For women aged 30–65 years, the combination of a Pap test plus an HPV test can help predict whether dysplasia will be diagnosed in the next few years, even if the Pap test results are normal. If the results of both the HPV test and the Pap test are normal, the chance that mild or moderate dysplasia will develop in the next 4–6 years is very low.
You may be wondering why HPV testing is not recommended for women younger than 30 years. HPV infection is very common in younger women, but it usually goes away on its own. A positive HPV test result in a young woman (showing that she does have one of the cancer-causing HPV types) will most likely become negative without any treatment.
If you have had a hysterectomy, you still may need to have cervical cancer screening. Whether you need to continue to have screening tests depends on why your hysterectomy was needed, whether your cervix was removed, and whether you have a history of moderate or severe dysplasia.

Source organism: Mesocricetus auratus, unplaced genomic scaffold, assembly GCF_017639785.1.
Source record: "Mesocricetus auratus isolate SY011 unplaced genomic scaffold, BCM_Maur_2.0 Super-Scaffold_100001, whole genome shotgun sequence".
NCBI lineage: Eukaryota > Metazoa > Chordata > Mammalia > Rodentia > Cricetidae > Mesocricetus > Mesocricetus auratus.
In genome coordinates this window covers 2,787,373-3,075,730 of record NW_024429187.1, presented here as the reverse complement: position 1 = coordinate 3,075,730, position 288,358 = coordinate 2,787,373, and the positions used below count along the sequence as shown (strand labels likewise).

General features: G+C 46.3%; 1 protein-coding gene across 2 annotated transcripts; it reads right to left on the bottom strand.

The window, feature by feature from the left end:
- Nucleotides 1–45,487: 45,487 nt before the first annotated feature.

Ovarian Cysts

Max Izbicki DO Chicago, Il OB/GYN treats a wide range of gynecological conditions including ovarian cysts. An ovarian cyst is a sac or pouch filled with fluid or other tissue that forms on the ovary. Ovarian cysts are quite common in women during their childbearing years. A woman can develop one cyst or many cysts. Ovarian cysts can vary in size. In most cases, cysts are harmless and go away on their own. In other cases, they may cause problems and need treatment.
There are different types of ovarian cysts. Most cysts are benign (not cancerous). Rarely, a few cysts may turn out to be malignant (cancerous.

Most ovarian cysts are small and do not cause symptoms. Some cysts may cause a dull or sharp ache in the abdomen and pain during certain activities. Larger cysts may cause torsion (twisting) of the ovary that causes pain. Cysts that bleed or rupture (burst) may lead to serious problems requiring prompt treatment.